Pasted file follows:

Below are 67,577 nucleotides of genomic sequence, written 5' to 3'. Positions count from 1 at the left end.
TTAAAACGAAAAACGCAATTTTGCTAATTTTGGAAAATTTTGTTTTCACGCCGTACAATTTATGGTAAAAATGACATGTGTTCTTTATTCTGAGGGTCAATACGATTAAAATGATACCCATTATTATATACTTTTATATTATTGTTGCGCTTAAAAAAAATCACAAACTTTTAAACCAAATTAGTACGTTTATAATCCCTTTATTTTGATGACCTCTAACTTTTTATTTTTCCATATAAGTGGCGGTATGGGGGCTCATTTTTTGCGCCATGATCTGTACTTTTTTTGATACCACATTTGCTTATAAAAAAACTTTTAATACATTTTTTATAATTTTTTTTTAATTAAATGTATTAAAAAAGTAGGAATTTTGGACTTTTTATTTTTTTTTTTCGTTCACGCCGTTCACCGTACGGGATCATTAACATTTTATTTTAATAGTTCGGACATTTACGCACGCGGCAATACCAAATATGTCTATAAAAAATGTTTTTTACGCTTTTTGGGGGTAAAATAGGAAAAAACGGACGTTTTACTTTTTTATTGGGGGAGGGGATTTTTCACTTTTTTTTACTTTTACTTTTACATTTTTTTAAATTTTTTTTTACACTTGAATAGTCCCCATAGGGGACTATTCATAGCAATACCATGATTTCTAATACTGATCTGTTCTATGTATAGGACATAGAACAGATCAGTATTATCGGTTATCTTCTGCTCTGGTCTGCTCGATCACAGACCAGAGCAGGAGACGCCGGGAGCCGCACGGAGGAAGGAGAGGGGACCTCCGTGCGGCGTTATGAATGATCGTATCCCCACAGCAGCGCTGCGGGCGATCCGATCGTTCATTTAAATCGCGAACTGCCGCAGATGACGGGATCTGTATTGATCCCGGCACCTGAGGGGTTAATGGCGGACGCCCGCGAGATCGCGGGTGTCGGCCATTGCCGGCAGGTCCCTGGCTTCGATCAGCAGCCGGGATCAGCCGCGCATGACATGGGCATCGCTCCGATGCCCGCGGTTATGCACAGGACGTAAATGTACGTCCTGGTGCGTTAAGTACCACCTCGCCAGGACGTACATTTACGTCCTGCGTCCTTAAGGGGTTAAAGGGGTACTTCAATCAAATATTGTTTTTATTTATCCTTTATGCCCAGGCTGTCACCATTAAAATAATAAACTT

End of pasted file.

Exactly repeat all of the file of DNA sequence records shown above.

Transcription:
Below are 67,577 nucleotides of genomic sequence, written 5' to 3'. Positions count from 1 at the left end.
TTAAAACGAAAAACGCAATTTTGCTAATTTTGGAAAATTTTGTTTTCACGCCGTACAATTTATGGTAAAAATGACATGTGTTCTTTATTCTGAGGGTCAATACGATTAAAATGATACCCATTATTATATACTTTTATATTATTGTTGCGCTTAAAAAAAATCACAAACTTTTAAACCAAATTAGTACGTTTATAATCCCTTTATTTTGATGACCTCTAACTTTTTATTTTTCCATATAAGTGGCGGTATGGGGGCTCATTTTTTGCGCCATGATCTGTACTTTTTTTGATACCACATTTGCTTATAAAAAAACTTTTAATACATTTTTTATAATTTTTTTTTAATTAAATGTATTAAAAAAGTAGGAATTTTGGACTTTTTATTTTTTTTTTTCGTTCACGCCGTTCACCGTACGGGATCATTAACATTTTATTTTAATAGTTCGGACATTTACGCACGCGGCAATACCAAATATGTCTATAAAAAATGTTTTTTACGCTTTTTGGGGGTAAAATAGGAAAAAACGGACGTTTTACTTTTTTATTGGGGGAGGGGATTTTTCACTTTTTTTTACTTTTACTTTTACATTTTTTTAAATTTTTTTTTACACTTGAATAGTCCCCATAGGGGACTATTCATAGCAATACCATGATTTCTAATACTGATCTGTTCTATGTATAGGACATAGAACAGATCAGTATTATCGGTTATCTTCTGCTCTGGTCTGCTCGATCACAGACCAGAGCAGGAGACGCCGGGAGCCGCACGGAGGAAGGAGAGGGGACCTCCGTGCGGCGTTATGAATGATCGTATCCCCACAGCAGCGCTGCGGGCGATCCGATCGTTCATTTAAATCGCGAACTGCCGCAGATGACGGGATCTGTATTGATCCCGGCACCTGAGGGGTTAATGGCGGACGCCCGCGAGATCGCGGGTGTCGGCCATTGCCGGCAGGTCCCTGGCTTCGATCAGCAGCCGGGATCAGCCGCGCATGACATGGGCATCGCTCCGATGCCCGCGGTTATGCACAGGACGTAAATGTACGTCCTGGTGCGTTAAGTACCACCTCGCCAGGACGTACATTTACGTCCTGCGTCCTTAAGGGGTTAAAGGGGTACTTCAATCAAATATTGTTTTTATTTATCCTTTATGCCCAGGCTGTCACCATTAAAATAATAAACTT